Ten travel tips for people with tinnitus
When you live with bothersome tinnitus, routine travel experiences that were once easy, like road trips and long flights, can quickly become a big challenge.
There are many aspects of traveling, whether by land, air, or sea, that can exacerbate a person’s tinnitus and cause unnecessary difficulties along the way. From jet lag, loud sounds, and airplane cabin pressurization to the junk food options available in airports and along major interstates, traveling with tinnitus can be fraught with obstacles.
The good news is that with a little bit of planning and the right tools and strategies, you can avoid many of the common problems tinnitus sufferers face when going on a trip.
Here are 10 helpful travel tips for tinnitus patients
1. Hope for the best, but create an emergency tinnitus coping plan
Despite your best efforts, not every travel experience is going to go perfectly. Things can and will go wrong, and your best laid plans can fall apart for reasons entirely outside of your control. For tinnitus sufferers, sudden stressful events can cause unexpected tinnitus spikes, which can derail a vacation.
Fortunately, a little bit of planning can go a long way. Tinnitus spikes, which include increases in volume, sound, intensity, or emotional reaction, can happen for a variety of reasons. Sometimes you can identify what causes your tinnitus to spike, other times you can’t. Regardless, tinnitus spikes are some the most difficult challenges that nearly all tinnitus patients face on a regular basis.
The emotional reaction triggered by a bad tinnitus spike can be overwhelming. Fear and anxiety levels tend to rise quickly, and the coping tools that normally work well can lose some of their efficacy.
The best strategy here is to educate yourself on the psychology of tinnitus spikes, and then come up with a coping plan that you can put into practice right away should a spike occur while traveling. Write down a list of coping tools and instructions that you can follow–that your family and friends can help you follow–as quickly as possible when a spike first starts. And most importantly, keep these tools and instructions with you at all times, as spikes can occur at any time of day or night.
When your tinnitus is spiking, you can’t make the volume go down, but you can always make yourself more relaxed, calm, and comfortable. You can turn on more (or different) background noise for masking and take steps to try to distract yourself. The spike will pass eventually—they always do. The best thing you can do is calm yourself as much as possible to help it pass more quickly.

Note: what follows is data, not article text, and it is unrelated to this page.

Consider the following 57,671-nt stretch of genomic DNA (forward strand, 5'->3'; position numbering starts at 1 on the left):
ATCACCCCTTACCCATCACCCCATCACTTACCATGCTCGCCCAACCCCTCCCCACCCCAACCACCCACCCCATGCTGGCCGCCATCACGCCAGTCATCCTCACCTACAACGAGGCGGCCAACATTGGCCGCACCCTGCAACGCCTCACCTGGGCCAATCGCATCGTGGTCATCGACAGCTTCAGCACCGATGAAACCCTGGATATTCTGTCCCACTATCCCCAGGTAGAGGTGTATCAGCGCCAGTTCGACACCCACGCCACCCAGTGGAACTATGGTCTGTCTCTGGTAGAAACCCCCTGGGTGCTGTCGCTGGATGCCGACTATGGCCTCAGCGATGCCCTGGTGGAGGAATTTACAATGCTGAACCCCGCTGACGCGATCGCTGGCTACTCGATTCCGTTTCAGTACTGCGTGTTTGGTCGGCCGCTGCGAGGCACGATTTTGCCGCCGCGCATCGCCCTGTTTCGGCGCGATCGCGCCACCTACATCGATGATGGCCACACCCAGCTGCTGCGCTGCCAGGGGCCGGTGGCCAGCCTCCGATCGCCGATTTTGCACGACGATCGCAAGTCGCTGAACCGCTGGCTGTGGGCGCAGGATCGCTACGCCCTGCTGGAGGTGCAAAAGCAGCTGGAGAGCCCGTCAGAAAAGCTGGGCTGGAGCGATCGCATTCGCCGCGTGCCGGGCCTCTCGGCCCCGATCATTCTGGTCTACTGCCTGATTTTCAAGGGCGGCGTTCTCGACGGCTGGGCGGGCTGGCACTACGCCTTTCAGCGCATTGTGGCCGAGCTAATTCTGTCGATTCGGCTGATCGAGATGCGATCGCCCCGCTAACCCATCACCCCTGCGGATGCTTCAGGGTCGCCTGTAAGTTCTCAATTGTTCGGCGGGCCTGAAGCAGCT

2. Minimize the effects of jet lag
Jet lag is a temporary but potentially stressful problem that occurs for a few days when first arriving in a different time zone. Your body maintains an internal day/night cycle called the circadian rhythm and when you suddenly end up in a new time zone, your circadian rhythm is still synced with the old time zone. As a result, many people experience a variety of temporary symptoms like sleeplessness, fatigue, trouble concentrating, mood changes, stomach issues, and a general feeling of being unwell. Jet lag and all its symptoms can trigger a person’s tinnitus to spike or make it more difficult to cope.
Fortunately, there is a simple strategy that can minimize the effects of jet lag when traveling to a new time zone: taking melatonin to reset your circadian rhythm. (Always talk to your doctor before trying any new supplement or medication.)
Melatonin is a hormone secreted in the brain that tells your body it’s nighttime and time to go to sleep. But melatonin is also available as an over the counter (or prescription) sleep aid in most countries, and if you take it at your normal bedtime adjusted for the new time zone, it can not only help you fall asleep more easily, it also can help alleviate jet lag by syncing your circadian rhythm to the new time zone much more quickly.
3. Use pressure-equalizing earplugs for flights and high-elevation drives
If you’ve ever flown before or taken a drive in the mountains, you know that rapid changes in elevation can affect your ears. Airplane rides and ear pain are common.